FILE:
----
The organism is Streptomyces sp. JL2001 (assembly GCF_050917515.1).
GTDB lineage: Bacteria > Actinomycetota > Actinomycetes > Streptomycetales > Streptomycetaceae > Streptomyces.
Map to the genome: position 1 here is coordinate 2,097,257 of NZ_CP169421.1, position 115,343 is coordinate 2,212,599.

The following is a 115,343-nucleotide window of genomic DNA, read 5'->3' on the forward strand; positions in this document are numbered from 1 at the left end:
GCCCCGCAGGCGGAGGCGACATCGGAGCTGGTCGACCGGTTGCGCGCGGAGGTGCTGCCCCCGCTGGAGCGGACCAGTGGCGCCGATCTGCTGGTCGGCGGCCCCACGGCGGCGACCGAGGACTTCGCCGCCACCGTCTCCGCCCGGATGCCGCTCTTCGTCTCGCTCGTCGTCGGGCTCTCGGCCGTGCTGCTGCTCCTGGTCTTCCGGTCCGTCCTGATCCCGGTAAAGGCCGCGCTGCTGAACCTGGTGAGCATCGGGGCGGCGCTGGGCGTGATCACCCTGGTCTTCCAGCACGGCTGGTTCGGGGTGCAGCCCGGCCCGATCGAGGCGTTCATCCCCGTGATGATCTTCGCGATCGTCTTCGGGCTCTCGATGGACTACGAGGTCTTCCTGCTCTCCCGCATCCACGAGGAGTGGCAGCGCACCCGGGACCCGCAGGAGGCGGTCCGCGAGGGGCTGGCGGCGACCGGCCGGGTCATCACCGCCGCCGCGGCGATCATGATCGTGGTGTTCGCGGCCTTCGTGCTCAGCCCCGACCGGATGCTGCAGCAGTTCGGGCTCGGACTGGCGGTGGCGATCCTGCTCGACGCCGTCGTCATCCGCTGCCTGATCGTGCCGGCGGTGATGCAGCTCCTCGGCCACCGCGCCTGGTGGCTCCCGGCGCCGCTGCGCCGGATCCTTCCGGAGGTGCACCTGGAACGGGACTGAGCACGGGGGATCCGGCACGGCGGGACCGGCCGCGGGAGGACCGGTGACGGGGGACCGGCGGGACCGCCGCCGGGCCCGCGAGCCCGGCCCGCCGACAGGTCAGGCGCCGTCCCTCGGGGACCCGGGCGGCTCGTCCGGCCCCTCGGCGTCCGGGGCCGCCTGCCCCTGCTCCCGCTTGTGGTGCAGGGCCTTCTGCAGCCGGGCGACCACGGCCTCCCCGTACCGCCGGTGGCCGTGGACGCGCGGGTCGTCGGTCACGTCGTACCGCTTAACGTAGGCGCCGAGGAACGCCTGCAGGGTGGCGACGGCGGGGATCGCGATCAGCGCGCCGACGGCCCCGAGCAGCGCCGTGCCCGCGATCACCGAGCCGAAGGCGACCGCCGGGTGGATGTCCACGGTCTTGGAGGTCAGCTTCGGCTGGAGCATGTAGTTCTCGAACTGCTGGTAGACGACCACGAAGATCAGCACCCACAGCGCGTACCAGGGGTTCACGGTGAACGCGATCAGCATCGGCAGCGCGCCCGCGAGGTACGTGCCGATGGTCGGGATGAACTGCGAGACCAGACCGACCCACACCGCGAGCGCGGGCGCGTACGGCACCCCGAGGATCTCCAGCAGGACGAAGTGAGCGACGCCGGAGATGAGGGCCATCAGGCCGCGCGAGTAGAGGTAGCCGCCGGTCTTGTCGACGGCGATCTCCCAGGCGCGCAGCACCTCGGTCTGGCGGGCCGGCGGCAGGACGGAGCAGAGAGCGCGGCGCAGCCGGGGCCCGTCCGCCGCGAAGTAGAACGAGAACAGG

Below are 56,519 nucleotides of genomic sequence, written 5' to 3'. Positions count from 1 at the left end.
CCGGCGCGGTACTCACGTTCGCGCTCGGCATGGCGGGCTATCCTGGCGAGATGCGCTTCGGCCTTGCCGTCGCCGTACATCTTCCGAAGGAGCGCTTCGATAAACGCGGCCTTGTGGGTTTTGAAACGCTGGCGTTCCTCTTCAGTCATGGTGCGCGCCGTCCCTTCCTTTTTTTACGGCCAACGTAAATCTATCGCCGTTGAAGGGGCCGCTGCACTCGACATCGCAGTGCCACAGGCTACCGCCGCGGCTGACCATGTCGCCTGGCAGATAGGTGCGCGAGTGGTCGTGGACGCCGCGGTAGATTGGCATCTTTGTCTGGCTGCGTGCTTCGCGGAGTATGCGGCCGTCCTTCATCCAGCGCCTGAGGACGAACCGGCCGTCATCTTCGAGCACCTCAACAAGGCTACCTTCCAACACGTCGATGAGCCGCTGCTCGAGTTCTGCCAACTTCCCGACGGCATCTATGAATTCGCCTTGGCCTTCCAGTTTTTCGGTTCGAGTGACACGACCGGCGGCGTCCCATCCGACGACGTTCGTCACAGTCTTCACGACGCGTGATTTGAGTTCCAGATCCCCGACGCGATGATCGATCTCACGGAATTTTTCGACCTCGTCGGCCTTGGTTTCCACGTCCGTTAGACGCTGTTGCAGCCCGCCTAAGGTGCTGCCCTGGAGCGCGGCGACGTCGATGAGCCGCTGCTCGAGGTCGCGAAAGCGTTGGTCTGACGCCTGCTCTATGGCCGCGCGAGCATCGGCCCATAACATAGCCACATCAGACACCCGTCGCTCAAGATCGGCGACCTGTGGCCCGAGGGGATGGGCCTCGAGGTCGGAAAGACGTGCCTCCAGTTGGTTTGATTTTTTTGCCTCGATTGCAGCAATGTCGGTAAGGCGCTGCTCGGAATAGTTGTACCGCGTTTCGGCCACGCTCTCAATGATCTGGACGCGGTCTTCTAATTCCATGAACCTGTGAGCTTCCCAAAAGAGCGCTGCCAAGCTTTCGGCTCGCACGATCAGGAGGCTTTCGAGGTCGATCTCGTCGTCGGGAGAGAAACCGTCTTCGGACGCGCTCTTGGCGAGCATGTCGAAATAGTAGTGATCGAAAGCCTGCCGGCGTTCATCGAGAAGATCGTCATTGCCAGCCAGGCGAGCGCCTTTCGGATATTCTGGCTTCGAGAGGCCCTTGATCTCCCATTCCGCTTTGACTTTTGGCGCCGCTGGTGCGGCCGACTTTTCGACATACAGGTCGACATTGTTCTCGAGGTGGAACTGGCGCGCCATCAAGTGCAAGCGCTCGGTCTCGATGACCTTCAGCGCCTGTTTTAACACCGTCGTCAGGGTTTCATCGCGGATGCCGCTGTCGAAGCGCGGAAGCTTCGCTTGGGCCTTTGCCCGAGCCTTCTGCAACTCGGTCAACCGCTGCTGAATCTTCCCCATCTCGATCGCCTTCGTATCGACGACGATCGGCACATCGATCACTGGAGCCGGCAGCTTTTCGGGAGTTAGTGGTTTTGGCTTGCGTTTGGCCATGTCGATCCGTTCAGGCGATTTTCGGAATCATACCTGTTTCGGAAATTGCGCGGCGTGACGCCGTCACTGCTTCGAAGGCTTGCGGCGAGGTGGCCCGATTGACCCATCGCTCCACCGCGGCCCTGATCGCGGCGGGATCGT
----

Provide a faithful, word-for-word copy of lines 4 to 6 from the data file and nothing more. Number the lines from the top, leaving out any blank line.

The following is a 115,343-nucleotide window of genomic DNA, read 5'->3' on the forward strand; positions in this document are numbered from 1 at the left end:
GCCCCGCAGGCGGAGGCGACATCGGAGCTGGTCGACCGGTTGCGCGCGGAGGTGCTGCCCCCGCTGGAGCGGACCAGTGGCGCCGATCTGCTGGTCGGCGGCCCCACGGCGGCGACCGAGGACTTCGCCGCCACCGTCTCCGCCCGGATGCCGCTCTTCGTCTCGCTCGTCGTCGGGCTCTCGGCCGTGCTGCTGCTCCTGGTCTTCCGGTCCGTCCTGATCCCGGTAAAGGCCGCGCTGCTGAACCTGGTGAGCATCGGGGCGGCGCTGGGCGTGATCACCCTGGTCTTCCAGCACGGCTGGTTCGGGGTGCAGCCCGGCCCGATCGAGGCGTTCATCCCCGTGATGATCTTCGCGATCGTCTTCGGGCTCTCGATGGACTACGAGGTCTTCCTGCTCTCCCGCATCCACGAGGAGTGGCAGCGCACCCGGGACCCGCAGGAGGCGGTCCGCGAGGGGCTGGCGGCGACCGGCCGGGTCATCACCGCCGCCGCGGCGATCATGATCGTGGTGTTCGCGGCCTTCGTGCTCAGCCCCGACCGGATGCTGCAGCAGTTCGGGCTCGGACTGGCGGTGGCGATCCTGCTCGACGCCGTCGTCATCCGCTGCCTGATCGTGCCGGCGGTGATGCAGCTCCTCGGCCACCGCGCCTGGTGGCTCCCGGCGCCGCTGCGCCGGATCCTTCCGGAGGTGCACCTGGAACGGGACTGAGCACGGGGGATCCGGCACGGCGGGACCGGCCGCGGGAGGACCGGTGACGGGGGACCGGCGGGACCGCCGCCGGGCCCGCGAGCCCGGCCCGCCGACAGGTCAGGCGCCGTCCCTCGGGGACCCGGGCGGCTCGTCCGGCCCCTCGGCGTCCGGGGCCGCCTGCCCCTGCTCCCGCTTGTGGTGCAGGGCCTTCTGCAGCCGGGCGACCACGGCCTCCCCGTACCGCCGGTGGCCGTGGACGCGCGGGTCGTCGGTCACGTCGTACCGCTTAACGTAGGCGCCGAGGAACGCCTGCAGGGTGGCGACGGCGGGGATCGCGATCAGCGCGCCGACGGCCCCGAGCAGCGCCGTGCCCGCGATCACCGAGCCGAAGGCGACCGCCGGGTGGATGTCCACGGTCTTGGAGGTCAGCTTCGGCTGGAGCATGTAGTTCTCGAACTGCTGGTAGACGACCACGAAGATCAGCACCCACAGCGCGTACCAGGGGTTCACGGTGAACGCGATCAGCATCGGCAGCGCGCCCGCGAGGTACGTGCCGATGGTCGGGATGAACTGCGAGACCAGACCGACCCACACCGCGAGCGCGGGCGCGTACGGCACCCCGAGGATCTCCAGCAGGACGAAGTGAGCGACGCCGGAGATGAGGGCCATCAGGCCGCGCGAGTAGAGGTAGCCGCCGGTCTTGTCGACGGCGATCTCCCAGGCGCGCAGCACCTCGGTCTGGCGGGCCGGCGGCAGGACGGAGCAGAGAGCGCGGCGCAGCCGGGGCCCGTCCGCCGCGAAGTAGAACGAGAACAGG

Below are 56,519 nucleotides of genomic sequence, written 5' to 3'. Positions count from 1 at the left end.